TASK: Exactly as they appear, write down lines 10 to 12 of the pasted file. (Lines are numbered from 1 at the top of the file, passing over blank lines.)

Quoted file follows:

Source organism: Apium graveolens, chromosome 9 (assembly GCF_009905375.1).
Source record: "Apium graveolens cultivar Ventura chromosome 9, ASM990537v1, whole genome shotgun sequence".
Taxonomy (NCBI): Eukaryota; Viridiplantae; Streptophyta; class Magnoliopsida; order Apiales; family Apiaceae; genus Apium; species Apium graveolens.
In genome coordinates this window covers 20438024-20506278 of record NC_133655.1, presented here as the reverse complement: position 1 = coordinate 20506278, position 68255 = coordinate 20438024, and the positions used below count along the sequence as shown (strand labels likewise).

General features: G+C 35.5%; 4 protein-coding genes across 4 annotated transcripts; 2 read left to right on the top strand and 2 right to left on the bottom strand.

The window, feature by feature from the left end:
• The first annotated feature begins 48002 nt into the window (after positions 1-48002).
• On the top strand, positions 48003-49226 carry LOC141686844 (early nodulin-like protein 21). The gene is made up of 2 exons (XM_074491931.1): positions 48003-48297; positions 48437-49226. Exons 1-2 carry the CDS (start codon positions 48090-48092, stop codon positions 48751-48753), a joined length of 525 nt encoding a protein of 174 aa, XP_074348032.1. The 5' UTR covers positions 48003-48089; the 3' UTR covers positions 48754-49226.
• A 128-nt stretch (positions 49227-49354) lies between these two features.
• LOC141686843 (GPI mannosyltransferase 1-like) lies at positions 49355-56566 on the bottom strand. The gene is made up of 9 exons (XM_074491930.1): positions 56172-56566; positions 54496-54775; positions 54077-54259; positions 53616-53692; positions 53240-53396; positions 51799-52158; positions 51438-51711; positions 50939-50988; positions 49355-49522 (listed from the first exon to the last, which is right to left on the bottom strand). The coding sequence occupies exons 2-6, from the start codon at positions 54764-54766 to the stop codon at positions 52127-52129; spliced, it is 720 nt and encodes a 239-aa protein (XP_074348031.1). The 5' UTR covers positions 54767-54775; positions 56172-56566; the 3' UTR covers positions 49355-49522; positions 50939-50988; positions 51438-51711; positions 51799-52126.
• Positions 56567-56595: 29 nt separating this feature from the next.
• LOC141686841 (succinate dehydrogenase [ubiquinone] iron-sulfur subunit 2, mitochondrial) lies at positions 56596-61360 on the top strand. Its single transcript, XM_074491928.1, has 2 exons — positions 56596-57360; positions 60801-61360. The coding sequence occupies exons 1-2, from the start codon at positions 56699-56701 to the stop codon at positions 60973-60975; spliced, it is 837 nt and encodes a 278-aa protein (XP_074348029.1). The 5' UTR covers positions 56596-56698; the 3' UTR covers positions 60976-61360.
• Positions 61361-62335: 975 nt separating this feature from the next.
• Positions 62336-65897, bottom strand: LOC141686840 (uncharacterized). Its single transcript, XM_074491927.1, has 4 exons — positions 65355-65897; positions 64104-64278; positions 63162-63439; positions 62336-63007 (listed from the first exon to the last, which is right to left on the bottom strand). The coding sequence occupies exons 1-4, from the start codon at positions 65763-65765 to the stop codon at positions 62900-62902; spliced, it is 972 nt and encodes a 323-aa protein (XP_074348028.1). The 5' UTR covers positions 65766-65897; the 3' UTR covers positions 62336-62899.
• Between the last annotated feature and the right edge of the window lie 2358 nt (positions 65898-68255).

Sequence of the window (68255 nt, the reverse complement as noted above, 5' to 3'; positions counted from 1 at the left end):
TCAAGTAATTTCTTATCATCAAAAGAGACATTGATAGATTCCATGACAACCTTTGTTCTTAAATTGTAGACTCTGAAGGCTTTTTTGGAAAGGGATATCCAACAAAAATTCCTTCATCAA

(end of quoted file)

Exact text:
• LOC141686843 (GPI mannosyltransferase 1-like) lies at positions 49355-56566 on the bottom strand. The gene is made up of 9 exons (XM_074491930.1): positions 56172-56566; positions 54496-54775; positions 54077-54259; positions 53616-53692; positions 53240-53396; positions 51799-52158; positions 51438-51711; positions 50939-50988; positions 49355-49522 (listed from the first exon to the last, which is right to left on the bottom strand). The coding sequence occupies exons 2-6, from the start codon at positions 54764-54766 to the stop codon at positions 52127-52129; spliced, it is 720 nt and encodes a 239-aa protein (XP_074348031.1). The 5' UTR covers positions 54767-54775; positions 56172-56566; the 3' UTR covers positions 49355-49522; positions 50939-50988; positions 51438-51711; positions 51799-52126.
• Positions 56567-56595: 29 nt separating this feature from the next.
• LOC141686841 (succinate dehydrogenase [ubiquinone] iron-sulfur subunit 2, mitochondrial) lies at positions 56596-61360 on the top strand. Its single transcript, XM_074491928.1, has 2 exons — positions 56596-57360; positions 60801-61360. The coding sequence occupies exons 1-2, from the start codon at positions 56699-56701 to the stop codon at positions 60973-60975; spliced, it is 837 nt and encodes a 278-aa protein (XP_074348029.1). The 5' UTR covers positions 56596-56698; the 3' UTR covers positions 60976-61360.